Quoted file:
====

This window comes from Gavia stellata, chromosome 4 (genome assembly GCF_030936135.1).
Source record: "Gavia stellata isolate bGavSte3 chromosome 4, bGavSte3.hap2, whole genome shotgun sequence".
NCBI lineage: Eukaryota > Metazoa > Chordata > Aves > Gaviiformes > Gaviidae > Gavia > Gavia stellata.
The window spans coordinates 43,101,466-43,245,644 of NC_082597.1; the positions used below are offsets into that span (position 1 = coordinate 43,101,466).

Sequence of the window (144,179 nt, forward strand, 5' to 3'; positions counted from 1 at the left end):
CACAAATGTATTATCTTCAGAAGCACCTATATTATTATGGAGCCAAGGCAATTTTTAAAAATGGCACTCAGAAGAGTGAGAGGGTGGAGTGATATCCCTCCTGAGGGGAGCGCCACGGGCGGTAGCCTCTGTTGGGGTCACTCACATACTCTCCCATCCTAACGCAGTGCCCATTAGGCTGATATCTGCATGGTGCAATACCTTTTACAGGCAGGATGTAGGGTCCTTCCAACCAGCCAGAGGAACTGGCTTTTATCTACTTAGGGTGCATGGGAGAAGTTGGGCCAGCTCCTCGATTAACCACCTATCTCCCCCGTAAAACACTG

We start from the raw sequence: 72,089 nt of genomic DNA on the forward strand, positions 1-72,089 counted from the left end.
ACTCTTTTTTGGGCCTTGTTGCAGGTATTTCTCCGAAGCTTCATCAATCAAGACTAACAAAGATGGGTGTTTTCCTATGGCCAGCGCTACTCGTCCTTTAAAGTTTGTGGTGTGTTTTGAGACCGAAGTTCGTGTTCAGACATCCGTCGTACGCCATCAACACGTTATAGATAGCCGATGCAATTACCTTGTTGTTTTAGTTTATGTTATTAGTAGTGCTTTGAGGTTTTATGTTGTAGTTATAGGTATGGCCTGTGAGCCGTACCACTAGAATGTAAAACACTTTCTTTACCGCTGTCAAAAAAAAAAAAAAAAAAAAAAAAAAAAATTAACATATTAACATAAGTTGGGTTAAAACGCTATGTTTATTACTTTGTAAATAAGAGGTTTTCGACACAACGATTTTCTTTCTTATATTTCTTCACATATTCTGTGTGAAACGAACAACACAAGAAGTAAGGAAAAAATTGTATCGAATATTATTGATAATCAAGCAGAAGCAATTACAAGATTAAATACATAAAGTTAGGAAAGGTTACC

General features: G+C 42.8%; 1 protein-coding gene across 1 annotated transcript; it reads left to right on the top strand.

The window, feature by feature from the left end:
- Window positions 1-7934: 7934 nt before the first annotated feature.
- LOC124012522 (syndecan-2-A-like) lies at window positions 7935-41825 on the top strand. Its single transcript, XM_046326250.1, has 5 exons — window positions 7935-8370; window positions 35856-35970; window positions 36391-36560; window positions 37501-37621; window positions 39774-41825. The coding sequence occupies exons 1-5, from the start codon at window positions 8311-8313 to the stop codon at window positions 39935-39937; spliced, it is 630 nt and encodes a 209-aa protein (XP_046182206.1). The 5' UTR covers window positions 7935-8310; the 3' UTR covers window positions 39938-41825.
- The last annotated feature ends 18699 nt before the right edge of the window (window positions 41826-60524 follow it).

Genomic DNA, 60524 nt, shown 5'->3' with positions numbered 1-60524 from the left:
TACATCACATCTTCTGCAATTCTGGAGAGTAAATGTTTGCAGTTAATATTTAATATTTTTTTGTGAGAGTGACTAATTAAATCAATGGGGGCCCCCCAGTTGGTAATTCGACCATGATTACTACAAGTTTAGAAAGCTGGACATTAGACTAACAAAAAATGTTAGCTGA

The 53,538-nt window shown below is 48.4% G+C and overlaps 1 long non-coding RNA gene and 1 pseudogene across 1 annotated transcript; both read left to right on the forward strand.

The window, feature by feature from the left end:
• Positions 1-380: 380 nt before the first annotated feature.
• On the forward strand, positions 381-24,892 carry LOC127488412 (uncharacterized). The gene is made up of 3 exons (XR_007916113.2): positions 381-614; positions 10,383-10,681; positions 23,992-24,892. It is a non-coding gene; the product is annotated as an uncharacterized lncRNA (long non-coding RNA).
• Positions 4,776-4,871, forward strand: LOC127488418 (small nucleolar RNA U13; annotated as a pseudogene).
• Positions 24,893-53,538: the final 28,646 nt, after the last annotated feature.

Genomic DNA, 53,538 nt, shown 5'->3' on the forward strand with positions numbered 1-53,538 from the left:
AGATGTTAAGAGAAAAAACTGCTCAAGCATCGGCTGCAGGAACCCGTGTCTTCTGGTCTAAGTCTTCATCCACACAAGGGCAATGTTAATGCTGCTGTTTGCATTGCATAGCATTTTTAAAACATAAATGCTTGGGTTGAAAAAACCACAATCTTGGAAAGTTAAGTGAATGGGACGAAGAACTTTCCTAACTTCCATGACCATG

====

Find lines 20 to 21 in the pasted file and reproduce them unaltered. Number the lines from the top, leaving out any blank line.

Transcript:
• Positions 4,776-4,871, forward strand: LOC127488418 (small nucleolar RNA U13; annotated as a pseudogene).
• Positions 24,893-53,538: the final 28,646 nt, after the last annotated feature.